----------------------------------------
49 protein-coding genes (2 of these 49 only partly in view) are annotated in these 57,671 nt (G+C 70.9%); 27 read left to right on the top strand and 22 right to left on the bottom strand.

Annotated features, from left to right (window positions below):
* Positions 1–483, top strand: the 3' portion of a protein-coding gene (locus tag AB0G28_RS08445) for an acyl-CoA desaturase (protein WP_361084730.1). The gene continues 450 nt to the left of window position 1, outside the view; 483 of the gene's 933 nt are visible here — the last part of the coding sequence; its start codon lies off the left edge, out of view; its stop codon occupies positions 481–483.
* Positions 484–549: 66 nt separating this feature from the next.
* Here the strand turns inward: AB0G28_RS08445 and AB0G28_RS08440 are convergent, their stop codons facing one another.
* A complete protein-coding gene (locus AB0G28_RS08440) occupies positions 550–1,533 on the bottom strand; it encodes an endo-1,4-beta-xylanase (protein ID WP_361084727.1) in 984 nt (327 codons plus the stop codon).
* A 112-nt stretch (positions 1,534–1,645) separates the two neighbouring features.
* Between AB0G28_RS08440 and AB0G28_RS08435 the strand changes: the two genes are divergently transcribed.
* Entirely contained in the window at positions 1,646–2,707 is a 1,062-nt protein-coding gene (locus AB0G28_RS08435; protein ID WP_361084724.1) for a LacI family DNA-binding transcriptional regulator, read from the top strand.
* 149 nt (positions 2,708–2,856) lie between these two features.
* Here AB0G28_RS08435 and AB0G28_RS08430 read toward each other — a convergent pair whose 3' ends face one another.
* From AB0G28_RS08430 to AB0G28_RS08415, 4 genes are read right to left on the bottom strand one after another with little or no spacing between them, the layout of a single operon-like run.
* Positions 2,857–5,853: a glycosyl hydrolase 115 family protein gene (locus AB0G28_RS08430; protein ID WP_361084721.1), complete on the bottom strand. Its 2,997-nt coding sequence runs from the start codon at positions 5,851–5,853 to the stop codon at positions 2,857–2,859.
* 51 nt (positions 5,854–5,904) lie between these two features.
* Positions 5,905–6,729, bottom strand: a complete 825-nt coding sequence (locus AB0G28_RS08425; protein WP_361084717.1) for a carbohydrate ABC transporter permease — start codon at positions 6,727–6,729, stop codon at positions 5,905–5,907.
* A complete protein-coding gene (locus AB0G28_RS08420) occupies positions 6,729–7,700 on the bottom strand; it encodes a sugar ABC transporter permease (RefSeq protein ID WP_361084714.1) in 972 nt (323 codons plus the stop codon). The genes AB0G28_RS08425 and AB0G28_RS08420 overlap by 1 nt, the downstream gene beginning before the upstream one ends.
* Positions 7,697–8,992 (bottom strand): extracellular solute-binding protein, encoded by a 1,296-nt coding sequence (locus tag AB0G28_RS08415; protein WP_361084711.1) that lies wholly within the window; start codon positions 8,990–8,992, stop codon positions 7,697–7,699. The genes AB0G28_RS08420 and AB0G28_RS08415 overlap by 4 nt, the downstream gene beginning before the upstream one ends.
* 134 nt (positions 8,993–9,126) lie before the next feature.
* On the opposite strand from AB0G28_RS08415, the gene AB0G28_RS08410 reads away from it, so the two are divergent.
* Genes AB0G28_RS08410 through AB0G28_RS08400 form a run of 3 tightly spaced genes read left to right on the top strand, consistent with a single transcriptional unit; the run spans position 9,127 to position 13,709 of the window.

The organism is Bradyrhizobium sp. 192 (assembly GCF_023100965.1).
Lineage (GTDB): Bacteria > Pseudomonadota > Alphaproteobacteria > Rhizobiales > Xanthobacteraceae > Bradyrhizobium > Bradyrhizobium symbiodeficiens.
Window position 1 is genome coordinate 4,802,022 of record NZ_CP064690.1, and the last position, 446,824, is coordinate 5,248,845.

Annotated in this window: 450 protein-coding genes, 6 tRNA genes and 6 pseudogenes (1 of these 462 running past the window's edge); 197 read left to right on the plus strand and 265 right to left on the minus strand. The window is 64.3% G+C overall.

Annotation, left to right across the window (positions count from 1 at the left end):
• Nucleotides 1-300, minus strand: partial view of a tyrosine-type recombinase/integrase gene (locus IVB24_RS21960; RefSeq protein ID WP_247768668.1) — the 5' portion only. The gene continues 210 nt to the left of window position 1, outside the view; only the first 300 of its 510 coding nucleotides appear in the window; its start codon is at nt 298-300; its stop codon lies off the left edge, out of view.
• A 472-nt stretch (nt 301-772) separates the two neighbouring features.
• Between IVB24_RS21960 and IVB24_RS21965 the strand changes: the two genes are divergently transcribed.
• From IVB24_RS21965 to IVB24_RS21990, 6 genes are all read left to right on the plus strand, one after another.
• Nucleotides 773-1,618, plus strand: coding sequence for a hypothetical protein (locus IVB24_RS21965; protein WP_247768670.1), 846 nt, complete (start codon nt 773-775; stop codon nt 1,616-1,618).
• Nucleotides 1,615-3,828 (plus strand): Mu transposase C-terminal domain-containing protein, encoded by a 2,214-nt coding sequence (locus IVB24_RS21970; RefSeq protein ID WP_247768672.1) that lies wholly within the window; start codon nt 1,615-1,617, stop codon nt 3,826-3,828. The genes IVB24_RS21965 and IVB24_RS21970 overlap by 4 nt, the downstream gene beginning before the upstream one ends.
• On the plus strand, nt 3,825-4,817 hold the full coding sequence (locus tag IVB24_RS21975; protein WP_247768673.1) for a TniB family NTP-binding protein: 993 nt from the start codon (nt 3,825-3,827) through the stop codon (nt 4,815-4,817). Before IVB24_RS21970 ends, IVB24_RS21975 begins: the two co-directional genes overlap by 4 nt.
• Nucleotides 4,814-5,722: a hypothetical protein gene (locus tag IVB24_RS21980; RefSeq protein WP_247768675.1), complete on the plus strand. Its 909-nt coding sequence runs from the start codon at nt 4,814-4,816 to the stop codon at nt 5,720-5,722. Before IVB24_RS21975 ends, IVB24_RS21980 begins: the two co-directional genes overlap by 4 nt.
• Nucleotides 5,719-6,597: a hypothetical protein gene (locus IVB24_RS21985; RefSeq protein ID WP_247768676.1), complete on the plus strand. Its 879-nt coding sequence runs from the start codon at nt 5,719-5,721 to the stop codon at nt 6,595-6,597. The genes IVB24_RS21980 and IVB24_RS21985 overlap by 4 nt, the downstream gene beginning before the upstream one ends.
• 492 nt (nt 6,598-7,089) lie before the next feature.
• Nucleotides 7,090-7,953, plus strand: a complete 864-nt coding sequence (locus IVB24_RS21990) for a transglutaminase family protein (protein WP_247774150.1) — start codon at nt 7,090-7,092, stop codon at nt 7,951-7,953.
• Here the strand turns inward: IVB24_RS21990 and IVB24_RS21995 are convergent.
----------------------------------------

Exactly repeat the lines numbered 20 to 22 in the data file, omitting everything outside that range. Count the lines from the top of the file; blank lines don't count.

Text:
* Genes AB0G28_RS08410 through AB0G28_RS08400 form a run of 3 tightly spaced genes read left to right on the top strand, consistent with a single transcriptional unit; the run spans position 9,127 to position 13,709 of the window.

The organism is Bradyrhizobium sp. 192 (assembly GCF_023100965.1).
Lineage (GTDB): Bacteria > Pseudomonadota > Alphaproteobacteria > Rhizobiales > Xanthobacteraceae > Bradyrhizobium > Bradyrhizobium symbiodeficiens.